In other words, he won’t give up without going toe-to-toe with failure—a philosophy that gets to the heart of all true salsa hustlers.
The capacity to figure out how to survive on tiny margins is also a common denominator. Traci Bourque Johannson, cofounder of Katy-based 3 Sons Foods, says when people in the food business find out that the margins for her creamy cilantro salsa “are like twenty percent, they look at me like I have three heads.”
In the consumer packaged goods industry, the ideal gross margin is at least 40 percent—far above what most salsa makers can muster. Mendiola says that even though Dom’s Chop was grossing $300,000–$500,000 across more than two hundred H-E-B stores at one point, his profits were nowhere near that. “What we made in a year doesn’t pay a salary. You have to be thinking national and multiple stores—a few thousand stores—before those pennies on the margins add up and you can have a marketing budget, hire someone, or pay yourself a little bit.”
Johannson says of margins, “I don’t mind that they are low, but we do have to sell more product.” Luckily for her, the hard sell is one of her strong suits. When 3 Sons was just getting started, she knocked on countless doors, even persuading a neighborhood Ace Hardware to give her Diablo Verde salsa a shot. So far, she and her sons have sales-pitched their way into more than five hundred stores and numerous retailers including Walmart.com and Southeast-oriented Publix, among others. Last year, the company sold about 270,000 jars of sauce, and it is expanding the product line, recently launching a vegan version.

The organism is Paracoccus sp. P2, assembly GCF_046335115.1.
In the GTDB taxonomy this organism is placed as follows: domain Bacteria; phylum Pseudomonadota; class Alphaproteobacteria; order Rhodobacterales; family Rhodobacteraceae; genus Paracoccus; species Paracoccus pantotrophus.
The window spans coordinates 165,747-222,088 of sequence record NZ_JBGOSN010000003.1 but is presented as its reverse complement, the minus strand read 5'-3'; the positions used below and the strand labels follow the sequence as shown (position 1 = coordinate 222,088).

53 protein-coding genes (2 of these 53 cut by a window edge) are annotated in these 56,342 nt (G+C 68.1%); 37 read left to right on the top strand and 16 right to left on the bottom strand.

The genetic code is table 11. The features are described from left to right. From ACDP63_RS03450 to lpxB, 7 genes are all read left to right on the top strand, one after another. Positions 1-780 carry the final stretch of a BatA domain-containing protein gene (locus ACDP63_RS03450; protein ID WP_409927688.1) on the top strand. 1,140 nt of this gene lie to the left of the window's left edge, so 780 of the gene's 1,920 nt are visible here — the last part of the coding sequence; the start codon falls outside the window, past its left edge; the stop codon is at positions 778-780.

In contrast, Myron Callier, owner of Plano’s The Plain Ole Salsa Company, sells around 250 jars of salsa each week for $9 a pop and much better margins at local farmers’ markets. “I’d like to grow the business, but I don’t want to chase grocery store contracts until I can fulfill their orders,” he says. Though he continues to get offers from grocery store and hotel chains after winning a big salsa competition several years ago, the scaling up process for his smoked veggie salsa is prohibitive in the near term.
To that end, Callier has designed a facility he aims to build in the next few years that will allow him to keep up with demand. In the meantime, he says, “It’s the most fun I’ve had in my career. None of it feels like work, even though I am working harder than ever.”
That near-googly-eyed love of the job is a sentiment shared by many salsa hustlers. Johannson says, “You’re going to work twelve hours a day and your hands will be burned and you won’t be able to open a jar for the rest of your life. You have to do it because you love it and you’re driven to do it.” She’s motivated by her philanthropic goals including rhinoceros and wolf conservation, she says.
Even Mendiola, who’s seen the highest highs and most disappointing lows, says he’d do it all again. “There’s no two ways about it. Even with these down times coming out of COVID, I love this and I love my salsa and what we’ve built.”